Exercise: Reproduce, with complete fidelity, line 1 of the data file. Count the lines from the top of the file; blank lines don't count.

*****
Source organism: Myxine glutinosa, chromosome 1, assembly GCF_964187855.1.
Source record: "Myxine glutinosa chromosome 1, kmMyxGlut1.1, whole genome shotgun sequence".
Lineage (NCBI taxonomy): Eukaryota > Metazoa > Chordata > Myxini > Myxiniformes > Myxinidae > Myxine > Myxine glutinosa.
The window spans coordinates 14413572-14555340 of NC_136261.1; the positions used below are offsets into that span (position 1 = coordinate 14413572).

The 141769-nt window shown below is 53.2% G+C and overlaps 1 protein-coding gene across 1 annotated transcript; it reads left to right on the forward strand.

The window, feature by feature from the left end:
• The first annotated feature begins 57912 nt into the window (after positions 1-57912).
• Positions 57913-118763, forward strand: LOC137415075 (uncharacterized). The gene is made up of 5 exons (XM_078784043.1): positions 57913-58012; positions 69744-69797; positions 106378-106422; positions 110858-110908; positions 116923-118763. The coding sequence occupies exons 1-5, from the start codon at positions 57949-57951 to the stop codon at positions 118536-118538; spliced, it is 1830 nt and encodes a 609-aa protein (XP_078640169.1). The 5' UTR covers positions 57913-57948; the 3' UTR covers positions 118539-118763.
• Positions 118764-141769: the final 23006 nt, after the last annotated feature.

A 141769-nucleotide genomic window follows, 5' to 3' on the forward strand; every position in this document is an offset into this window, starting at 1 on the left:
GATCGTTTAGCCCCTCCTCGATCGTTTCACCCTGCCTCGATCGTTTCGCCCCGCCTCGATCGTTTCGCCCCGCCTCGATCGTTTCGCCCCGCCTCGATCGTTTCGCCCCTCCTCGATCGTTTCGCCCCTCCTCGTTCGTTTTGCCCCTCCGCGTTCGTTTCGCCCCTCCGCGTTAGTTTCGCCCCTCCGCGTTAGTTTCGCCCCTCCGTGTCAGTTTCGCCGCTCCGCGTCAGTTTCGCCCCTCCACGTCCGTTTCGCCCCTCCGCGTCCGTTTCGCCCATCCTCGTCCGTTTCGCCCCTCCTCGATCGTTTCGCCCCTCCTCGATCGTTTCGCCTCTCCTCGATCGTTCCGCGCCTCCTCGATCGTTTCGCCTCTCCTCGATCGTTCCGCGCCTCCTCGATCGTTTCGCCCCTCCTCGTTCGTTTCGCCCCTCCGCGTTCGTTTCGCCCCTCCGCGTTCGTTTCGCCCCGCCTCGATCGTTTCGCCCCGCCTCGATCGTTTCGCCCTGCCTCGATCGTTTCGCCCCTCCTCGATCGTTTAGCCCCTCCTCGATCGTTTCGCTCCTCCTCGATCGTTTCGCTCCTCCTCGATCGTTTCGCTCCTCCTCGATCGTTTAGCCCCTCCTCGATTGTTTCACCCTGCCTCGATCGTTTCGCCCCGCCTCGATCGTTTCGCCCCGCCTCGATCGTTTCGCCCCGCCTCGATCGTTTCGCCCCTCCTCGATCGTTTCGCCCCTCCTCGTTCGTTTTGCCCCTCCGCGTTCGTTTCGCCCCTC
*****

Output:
Source organism: Myxine glutinosa, chromosome 1, assembly GCF_964187855.1.